FACTUAL BACKGROUND

I. The Parties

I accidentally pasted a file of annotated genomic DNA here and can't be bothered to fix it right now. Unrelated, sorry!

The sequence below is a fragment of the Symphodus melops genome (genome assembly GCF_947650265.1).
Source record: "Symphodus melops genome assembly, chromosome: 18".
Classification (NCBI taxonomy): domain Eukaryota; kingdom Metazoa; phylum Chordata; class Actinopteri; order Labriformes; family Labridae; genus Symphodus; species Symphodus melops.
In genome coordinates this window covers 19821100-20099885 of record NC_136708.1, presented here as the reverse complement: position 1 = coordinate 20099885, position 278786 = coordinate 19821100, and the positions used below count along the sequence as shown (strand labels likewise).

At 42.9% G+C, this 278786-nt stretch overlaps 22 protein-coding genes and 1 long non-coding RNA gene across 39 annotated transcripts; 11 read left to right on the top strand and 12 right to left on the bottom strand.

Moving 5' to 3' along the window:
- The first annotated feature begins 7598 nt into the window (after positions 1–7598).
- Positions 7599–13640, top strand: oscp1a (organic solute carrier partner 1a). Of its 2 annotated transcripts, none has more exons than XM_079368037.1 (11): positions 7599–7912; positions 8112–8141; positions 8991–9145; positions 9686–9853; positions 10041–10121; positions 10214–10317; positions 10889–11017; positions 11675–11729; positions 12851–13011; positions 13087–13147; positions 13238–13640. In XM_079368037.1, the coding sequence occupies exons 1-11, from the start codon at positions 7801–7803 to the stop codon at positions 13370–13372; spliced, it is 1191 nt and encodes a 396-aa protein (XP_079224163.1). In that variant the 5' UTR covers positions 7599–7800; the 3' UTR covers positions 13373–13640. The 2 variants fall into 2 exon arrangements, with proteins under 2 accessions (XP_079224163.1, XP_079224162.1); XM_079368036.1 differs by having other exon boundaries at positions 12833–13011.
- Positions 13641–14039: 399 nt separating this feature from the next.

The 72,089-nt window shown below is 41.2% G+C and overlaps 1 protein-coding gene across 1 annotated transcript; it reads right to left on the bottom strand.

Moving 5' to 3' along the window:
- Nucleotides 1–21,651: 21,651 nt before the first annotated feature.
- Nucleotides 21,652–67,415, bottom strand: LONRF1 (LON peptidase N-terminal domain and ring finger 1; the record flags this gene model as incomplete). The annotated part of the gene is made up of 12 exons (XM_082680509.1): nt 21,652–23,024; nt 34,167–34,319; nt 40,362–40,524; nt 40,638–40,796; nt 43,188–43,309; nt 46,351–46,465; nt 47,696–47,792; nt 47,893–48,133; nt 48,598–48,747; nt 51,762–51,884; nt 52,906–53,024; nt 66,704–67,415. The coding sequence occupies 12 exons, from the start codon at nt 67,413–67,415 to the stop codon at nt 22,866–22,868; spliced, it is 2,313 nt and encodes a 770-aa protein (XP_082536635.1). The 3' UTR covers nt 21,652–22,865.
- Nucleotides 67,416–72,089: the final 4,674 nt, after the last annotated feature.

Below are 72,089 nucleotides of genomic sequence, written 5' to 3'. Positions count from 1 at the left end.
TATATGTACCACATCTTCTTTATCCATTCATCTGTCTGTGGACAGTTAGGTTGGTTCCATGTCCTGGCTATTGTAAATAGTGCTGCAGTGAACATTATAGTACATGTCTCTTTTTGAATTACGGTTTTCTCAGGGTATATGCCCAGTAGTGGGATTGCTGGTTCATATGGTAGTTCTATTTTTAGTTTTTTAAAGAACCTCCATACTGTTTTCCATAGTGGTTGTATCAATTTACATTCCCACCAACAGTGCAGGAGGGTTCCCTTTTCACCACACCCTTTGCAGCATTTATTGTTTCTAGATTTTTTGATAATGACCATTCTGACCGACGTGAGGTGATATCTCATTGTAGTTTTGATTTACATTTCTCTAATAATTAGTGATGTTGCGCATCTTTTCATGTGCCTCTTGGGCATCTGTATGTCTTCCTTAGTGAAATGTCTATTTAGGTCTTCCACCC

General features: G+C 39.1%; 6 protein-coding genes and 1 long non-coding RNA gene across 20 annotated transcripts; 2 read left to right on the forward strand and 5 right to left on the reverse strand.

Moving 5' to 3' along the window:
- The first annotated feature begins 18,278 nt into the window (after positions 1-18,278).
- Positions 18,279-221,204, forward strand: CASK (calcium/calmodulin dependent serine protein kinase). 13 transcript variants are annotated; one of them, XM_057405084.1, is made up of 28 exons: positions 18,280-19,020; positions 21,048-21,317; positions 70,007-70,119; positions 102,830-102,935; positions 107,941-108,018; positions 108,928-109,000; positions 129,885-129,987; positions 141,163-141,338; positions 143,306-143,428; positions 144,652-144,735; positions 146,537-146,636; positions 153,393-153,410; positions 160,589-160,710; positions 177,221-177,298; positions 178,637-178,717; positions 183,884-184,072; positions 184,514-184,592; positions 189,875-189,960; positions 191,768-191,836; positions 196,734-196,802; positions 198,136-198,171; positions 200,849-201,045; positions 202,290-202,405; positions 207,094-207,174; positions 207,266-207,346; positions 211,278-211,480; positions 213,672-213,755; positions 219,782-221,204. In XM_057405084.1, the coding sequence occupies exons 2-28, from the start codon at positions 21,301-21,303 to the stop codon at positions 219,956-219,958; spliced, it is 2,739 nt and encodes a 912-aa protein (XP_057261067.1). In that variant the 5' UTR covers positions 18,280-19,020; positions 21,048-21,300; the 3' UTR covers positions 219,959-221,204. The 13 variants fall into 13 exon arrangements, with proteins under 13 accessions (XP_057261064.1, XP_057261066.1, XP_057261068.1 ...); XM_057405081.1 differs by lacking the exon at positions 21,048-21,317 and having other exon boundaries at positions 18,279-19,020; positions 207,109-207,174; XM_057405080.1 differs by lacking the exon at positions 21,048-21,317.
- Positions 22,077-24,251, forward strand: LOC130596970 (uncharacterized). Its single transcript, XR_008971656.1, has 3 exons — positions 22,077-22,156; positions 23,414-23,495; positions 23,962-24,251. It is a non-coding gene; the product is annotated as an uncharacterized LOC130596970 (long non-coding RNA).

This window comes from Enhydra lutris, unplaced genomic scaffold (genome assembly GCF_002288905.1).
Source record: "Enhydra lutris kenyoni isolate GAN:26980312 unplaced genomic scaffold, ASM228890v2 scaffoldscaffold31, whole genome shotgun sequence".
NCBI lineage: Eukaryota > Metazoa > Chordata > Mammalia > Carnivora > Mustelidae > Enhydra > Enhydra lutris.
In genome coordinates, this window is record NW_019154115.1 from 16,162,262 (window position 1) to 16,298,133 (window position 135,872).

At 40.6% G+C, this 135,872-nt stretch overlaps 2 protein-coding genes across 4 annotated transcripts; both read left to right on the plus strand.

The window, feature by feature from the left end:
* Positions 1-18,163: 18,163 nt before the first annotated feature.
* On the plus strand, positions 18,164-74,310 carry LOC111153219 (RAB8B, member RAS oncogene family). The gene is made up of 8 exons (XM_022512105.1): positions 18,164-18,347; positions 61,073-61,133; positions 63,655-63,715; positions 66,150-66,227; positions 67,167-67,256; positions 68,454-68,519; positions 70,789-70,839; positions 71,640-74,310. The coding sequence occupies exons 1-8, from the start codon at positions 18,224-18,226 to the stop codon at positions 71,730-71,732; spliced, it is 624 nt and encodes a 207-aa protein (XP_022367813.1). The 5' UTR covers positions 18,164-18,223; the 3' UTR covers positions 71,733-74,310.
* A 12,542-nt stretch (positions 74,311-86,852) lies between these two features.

The relationship among the parties to this action dates back to 2003. KJW, a limited liability company with its principal place of business in Florida, was at all relevant times registered with the Commodity Futures Trading Commission ("CFTC") as an introducing broker. (Pet. to Vacate ¶ 2, Ex. C to Pet. to Remove; Kennelly's Opp. to Wolf and KJW, LLC's Mot. for Remand ("Kennelly's Opp.") at 2.)*fn1 KJW's members are all Florida citizens. (Pet. to Remove ¶ 18.) Wolf, a Florida citizen and resident, was at all relevant times registered with the CFTC as the principal of KJW. (Pet. to Vacate ¶ 1; Kennelly's Opp. at 2.) Nominal respondent Lawrence S. Spain, a Florida citizen and resident, is the KJW employee who solicited Kennelly to open an account. (Pet. to Vacate ¶¶ 5, 9.) KJW and Wolf serviced Kennelly's account and introduced him to RCG, which acted as the futures commission merchant that cleared Kennelly's trades. (Kennelly's Opp. at 2.) In October 2003, Kennelly, an Indiana citizen and resident, signed an RCG Commodity Customer Agreement and opened an account to speculate in commodity options. (RCG Commodity Customer Agreement, Ex. A to Kennelly's Opp.; Pet. to Vacate ¶¶ 3, 8.) Pursuant to that agreement, RCG accepted Kennelly's account and agreed to act as his commodities broker. (RCG Commodity Customer Agreement.) Kennelly contends that the "boiler room" operations of RCG, KJW, and Wolf convinced him to open this account, and that he suffered severe losses as a result.*fn2